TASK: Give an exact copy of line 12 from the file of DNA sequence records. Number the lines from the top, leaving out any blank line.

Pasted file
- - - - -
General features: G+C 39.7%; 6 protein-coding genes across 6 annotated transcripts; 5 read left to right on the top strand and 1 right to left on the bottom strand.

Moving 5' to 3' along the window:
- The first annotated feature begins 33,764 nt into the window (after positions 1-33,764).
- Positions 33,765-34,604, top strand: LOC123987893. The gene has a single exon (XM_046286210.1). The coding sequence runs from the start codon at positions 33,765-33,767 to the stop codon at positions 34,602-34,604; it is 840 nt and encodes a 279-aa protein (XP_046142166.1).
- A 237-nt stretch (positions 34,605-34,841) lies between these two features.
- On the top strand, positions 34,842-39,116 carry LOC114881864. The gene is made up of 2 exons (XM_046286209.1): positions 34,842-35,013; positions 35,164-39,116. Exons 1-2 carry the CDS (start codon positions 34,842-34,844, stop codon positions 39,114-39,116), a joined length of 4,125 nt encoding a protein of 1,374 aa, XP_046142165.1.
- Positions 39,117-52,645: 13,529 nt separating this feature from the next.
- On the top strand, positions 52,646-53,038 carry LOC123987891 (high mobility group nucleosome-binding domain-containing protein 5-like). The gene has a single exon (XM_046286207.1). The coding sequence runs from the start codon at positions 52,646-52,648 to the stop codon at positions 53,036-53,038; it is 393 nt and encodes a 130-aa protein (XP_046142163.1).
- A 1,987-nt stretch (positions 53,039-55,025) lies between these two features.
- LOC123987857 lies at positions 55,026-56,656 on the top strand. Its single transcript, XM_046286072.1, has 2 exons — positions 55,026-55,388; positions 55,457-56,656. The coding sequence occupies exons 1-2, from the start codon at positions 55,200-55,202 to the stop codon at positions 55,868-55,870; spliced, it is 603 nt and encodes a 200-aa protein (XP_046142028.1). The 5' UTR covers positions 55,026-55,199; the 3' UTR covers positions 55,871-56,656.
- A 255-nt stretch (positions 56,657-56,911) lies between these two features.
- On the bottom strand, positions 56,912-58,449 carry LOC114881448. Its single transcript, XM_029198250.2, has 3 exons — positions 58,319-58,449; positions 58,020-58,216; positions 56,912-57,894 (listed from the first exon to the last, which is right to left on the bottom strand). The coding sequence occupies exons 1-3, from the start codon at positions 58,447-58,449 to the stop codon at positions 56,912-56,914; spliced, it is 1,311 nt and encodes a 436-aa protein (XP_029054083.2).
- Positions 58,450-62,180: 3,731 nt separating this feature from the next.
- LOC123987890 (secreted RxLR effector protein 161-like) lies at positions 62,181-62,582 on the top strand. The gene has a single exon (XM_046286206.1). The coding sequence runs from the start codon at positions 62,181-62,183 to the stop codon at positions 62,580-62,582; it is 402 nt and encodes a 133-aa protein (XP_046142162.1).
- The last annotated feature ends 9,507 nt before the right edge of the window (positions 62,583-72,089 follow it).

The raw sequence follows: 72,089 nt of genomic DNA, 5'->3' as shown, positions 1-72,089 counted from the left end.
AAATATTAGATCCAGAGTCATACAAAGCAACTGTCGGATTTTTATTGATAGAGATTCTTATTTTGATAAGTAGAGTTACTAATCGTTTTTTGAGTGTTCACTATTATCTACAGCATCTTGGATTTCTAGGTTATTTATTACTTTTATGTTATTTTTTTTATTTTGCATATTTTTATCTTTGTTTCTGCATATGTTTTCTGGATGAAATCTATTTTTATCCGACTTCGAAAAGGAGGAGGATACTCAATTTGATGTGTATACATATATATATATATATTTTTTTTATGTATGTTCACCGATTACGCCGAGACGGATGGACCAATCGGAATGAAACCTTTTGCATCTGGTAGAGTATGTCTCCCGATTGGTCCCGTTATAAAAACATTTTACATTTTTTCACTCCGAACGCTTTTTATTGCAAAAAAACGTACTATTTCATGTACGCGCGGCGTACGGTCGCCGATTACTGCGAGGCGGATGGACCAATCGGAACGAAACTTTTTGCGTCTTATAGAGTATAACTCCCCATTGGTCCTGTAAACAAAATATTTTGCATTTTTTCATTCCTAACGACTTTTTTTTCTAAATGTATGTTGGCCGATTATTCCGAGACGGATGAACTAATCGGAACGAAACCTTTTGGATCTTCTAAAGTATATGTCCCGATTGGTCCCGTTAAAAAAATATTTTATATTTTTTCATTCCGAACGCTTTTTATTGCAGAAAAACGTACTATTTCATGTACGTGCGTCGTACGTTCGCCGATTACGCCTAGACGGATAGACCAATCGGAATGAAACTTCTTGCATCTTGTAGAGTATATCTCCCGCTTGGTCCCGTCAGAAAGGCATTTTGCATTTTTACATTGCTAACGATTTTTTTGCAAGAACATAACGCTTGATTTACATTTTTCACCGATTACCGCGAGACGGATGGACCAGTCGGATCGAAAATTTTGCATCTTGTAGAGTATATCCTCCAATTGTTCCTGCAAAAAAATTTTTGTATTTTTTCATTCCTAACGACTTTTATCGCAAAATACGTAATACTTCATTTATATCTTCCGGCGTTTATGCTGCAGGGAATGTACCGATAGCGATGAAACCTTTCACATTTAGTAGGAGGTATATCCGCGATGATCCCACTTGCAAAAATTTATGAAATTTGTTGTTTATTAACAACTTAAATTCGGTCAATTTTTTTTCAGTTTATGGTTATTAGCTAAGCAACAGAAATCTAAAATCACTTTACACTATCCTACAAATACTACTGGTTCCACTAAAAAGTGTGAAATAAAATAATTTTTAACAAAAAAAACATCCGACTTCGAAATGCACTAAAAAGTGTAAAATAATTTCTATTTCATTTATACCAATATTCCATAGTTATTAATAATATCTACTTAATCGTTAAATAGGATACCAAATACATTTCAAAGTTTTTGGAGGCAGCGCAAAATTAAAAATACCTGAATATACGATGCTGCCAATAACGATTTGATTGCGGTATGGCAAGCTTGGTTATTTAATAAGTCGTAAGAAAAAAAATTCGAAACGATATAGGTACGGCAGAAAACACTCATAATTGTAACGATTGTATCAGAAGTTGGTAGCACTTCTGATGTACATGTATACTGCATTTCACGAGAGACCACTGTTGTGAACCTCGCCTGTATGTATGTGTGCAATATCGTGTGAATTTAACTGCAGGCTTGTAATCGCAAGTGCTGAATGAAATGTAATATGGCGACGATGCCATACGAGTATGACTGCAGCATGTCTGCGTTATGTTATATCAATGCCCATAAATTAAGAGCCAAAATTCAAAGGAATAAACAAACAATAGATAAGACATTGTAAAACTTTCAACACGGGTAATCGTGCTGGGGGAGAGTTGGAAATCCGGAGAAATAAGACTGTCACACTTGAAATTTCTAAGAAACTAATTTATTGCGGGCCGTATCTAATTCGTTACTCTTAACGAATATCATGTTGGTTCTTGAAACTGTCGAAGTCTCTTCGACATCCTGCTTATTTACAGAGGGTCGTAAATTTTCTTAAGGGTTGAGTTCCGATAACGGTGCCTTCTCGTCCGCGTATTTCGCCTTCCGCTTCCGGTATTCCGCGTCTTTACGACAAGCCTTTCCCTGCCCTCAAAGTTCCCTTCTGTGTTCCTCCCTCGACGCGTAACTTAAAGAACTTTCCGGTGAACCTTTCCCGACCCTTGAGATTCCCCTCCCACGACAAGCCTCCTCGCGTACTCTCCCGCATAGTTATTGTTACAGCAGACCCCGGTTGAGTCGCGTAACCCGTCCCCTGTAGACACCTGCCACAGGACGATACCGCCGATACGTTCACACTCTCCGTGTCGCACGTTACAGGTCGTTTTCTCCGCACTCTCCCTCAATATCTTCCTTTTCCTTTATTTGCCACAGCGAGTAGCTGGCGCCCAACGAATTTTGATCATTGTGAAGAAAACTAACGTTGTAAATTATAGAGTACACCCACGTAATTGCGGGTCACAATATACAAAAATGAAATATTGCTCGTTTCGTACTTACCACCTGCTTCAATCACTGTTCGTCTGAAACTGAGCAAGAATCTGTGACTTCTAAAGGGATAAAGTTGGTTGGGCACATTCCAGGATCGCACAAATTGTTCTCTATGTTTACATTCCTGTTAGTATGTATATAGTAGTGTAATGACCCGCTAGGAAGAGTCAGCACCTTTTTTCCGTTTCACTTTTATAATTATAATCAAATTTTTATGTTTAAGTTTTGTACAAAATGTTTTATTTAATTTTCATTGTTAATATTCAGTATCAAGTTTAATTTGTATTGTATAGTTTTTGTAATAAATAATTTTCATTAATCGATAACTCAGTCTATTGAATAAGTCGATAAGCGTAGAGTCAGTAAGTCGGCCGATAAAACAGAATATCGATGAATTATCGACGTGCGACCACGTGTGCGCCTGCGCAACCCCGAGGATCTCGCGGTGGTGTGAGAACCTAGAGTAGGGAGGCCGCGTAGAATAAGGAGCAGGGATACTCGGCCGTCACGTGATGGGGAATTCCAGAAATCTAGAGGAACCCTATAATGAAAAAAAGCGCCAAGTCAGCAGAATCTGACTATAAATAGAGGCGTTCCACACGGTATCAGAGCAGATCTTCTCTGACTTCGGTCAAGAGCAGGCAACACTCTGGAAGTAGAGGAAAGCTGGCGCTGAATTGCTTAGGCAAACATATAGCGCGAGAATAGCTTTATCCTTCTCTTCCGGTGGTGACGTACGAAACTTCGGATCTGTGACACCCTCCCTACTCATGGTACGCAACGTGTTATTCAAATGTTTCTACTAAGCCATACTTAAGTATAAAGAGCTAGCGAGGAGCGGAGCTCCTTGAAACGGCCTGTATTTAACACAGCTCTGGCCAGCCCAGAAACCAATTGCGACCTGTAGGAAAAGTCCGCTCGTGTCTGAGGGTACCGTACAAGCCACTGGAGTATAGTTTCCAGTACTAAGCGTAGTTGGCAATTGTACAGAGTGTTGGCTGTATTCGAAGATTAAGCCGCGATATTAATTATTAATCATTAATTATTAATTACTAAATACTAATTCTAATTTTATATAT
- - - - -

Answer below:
- On the bottom strand, positions 56,912-58,449 carry LOC114881448. Its single transcript, XM_029198250.2, has 3 exons — positions 58,319-58,449; positions 58,020-58,216; positions 56,912-57,894 (listed from the first exon to the last, which is right to left on the bottom strand). The coding sequence occupies exons 1-3, from the start codon at positions 58,447-58,449 to the stop codon at positions 56,912-56,914; spliced, it is 1,311 nt and encodes a 436-aa protein (XP_029054083.2).